How do you visualize the new normal of work and workplace beyond covid?
SR 'Disruption' has been the buzzword for the past few years, but covid can indisputably be called the biggest disruptor of them all. It's like the nature's push to re-boot. It has accelerated an unprecedented change in the way we work, communicate and collaborate with each other. The Pandemic, no matter how long it lasts and how each company navigates it, will alter the workplace ethos like never before, to the extent of redefining the core purpose of workplace.
Remote working and digital transformations were in preliminary stages, but the pandemic has forced these to be adopted en masse. The new normal in organisational design embraces greater flexibility to support different work situations and to ensure business continuity in case the crisis unfolds again.
Organizations, presently are focused on creating a safe and healthy workplace and need for a contactless work environment has increased to accommodate social distancing guidelines. There will be an increase in the implementation of smart building technologies to facilitate the human movement through the office and to reduce the 'multi touch-points' thereby minimising the risk of spreading infections.
Future workplaces may not be confined to structural limitations and covid will not only change the way we work, it will also affect the reasons why we go to the office in the first place. The offices will transition from a seat-count perspective to more like a command-and-control center, with most of the employees working from remote locations. The physical office will move from a go-to-destination for work to a coordination destination, a place where people would like to go to for specific tasks, like group activity, physical interaction or some coordination exercise.
Increased connectivity between devices and wearables and with the usage of AI, the work environment will go virtual and at the same time provide personalized working environment based on individual needs in order to boost productivity. Flexible by design, it will be a vital tool to support and enable a productive, mobile workforce.
What may be the stark differences between pre and post covid work and workplace?
SR The institutions, the world over, are envisioning a sea-change in organizational set-ups. WFH, for many set-ups can lead to efficient logistics, reduced structural costs and wider geographical employability.
The pandemic has increased the trend where employers play an expanded role in their employees' financial, physical and mental well-being. There are instances when the employee is physically restrained from movement but can efficiently work from home. This can now enable him to avoid taking sick leave and increase organizational productivity. Similarly, financial assistance, adjusted hours of operation and child-care provisions and various other employee-care programs can be effectively implemented.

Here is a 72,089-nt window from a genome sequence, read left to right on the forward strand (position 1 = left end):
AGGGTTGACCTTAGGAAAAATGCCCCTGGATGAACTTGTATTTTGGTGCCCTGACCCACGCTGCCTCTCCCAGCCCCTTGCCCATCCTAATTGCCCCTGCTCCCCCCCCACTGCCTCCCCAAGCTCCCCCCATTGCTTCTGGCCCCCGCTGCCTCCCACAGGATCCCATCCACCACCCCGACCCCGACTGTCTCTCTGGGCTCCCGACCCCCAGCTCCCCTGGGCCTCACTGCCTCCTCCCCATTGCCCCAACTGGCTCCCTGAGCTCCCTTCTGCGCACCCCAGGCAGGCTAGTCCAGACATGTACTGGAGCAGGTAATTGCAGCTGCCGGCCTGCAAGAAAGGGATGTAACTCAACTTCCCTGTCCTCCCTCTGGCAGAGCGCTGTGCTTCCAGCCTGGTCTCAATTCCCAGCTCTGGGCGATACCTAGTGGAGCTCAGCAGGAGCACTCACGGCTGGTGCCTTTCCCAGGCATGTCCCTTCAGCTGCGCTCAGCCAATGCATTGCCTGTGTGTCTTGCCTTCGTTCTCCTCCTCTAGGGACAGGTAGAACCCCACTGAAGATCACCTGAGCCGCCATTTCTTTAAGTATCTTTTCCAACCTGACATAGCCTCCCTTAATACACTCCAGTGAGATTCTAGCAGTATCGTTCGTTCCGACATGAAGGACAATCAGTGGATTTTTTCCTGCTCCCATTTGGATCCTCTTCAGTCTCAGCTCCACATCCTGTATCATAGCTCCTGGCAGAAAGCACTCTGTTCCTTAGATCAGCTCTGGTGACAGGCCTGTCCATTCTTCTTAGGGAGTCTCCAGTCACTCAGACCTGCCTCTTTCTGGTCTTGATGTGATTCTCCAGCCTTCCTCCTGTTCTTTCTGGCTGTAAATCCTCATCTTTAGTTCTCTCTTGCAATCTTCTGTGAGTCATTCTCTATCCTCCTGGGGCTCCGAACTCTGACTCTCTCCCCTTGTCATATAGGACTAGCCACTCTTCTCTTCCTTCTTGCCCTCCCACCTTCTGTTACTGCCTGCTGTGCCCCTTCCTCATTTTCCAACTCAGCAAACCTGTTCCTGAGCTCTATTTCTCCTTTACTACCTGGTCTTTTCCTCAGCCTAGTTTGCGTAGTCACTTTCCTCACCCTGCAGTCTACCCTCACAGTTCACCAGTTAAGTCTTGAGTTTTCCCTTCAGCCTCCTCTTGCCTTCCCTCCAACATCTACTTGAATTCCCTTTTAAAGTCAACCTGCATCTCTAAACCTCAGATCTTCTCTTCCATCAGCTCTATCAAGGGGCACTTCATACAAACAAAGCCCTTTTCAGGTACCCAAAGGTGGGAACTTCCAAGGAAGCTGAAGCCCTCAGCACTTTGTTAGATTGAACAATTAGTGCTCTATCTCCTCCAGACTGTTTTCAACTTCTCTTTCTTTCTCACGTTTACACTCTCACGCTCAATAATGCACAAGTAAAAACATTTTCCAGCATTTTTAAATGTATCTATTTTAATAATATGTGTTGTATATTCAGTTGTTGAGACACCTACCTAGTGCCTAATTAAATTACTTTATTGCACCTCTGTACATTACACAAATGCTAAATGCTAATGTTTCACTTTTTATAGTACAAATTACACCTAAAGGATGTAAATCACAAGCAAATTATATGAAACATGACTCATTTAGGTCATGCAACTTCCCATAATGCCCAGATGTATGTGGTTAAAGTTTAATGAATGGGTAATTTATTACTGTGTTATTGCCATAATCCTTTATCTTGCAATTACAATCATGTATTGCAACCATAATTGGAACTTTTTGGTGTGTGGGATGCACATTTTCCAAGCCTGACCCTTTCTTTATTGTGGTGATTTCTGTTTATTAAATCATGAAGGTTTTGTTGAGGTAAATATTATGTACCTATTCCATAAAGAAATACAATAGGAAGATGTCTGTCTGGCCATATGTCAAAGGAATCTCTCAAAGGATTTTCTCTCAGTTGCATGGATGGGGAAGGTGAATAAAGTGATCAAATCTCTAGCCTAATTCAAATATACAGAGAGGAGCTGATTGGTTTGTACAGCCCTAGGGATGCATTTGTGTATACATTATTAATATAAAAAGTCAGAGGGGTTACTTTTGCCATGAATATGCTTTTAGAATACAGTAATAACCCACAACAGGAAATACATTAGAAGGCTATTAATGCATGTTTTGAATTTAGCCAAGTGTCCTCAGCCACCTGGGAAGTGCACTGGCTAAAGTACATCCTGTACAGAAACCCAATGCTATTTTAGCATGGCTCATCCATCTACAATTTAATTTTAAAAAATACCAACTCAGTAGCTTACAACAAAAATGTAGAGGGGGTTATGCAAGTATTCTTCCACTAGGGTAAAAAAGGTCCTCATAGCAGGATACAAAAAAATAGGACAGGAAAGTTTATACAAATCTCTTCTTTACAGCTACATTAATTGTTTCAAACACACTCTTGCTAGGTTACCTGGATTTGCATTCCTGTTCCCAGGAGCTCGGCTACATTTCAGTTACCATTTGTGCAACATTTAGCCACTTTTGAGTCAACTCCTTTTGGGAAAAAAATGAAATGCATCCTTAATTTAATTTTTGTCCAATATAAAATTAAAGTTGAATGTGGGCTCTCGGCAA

Even before the pandemic, organizations were increasingly using non-traditional employee monitoring tools but post-Covid, employers will be using technologies more frequently for expanded data collection of their employees through methods such as virtual clocking in and out, tracking work-computer usage, productivity, employee health, safety and engagement to better understand employee experience.
Pre-Covid organizational structure was focused on streamlining roles, supply chains and workflows to increase efficiency. While this approach worked, it also created fragilities, as processes had no flexibility to respond to disruptions. Post-Covid organisational redesigns shall be focused in creating resilience which will be well equipped through agile process flows to respond and correct course quickly.
As organizations transition to enhanced remote working operations and explore the critical competencies, employees will need to collaborate digitally, and be prepared to adjust with shifting of performance goal-setting and employee evaluation processes.
The economic uncertainty of the pandemic has caused job-losses and exposed others for the first time to alternate working models. Post-Covid organizations will continue to expand their use of contingent workers to maintain more flexibility in workforce management.
Beyond covid, HR professionals will be responsible to create and nurture a work culture that drives mutual trust, empowerment, productivity and inclusion. Can technology help achieving this or HR will have to explore other innovative ways?
SR The entire world has gone adrift under the impact of the pandemic. The burden and economic cost is humongous and will leave an imprint for quite a few years even after the Pandemic is over. The organisation's financial health will also have a bearing on the already distressed employee morale, who themselves are trying to sustain in the overall environment of job losses and salary cuts.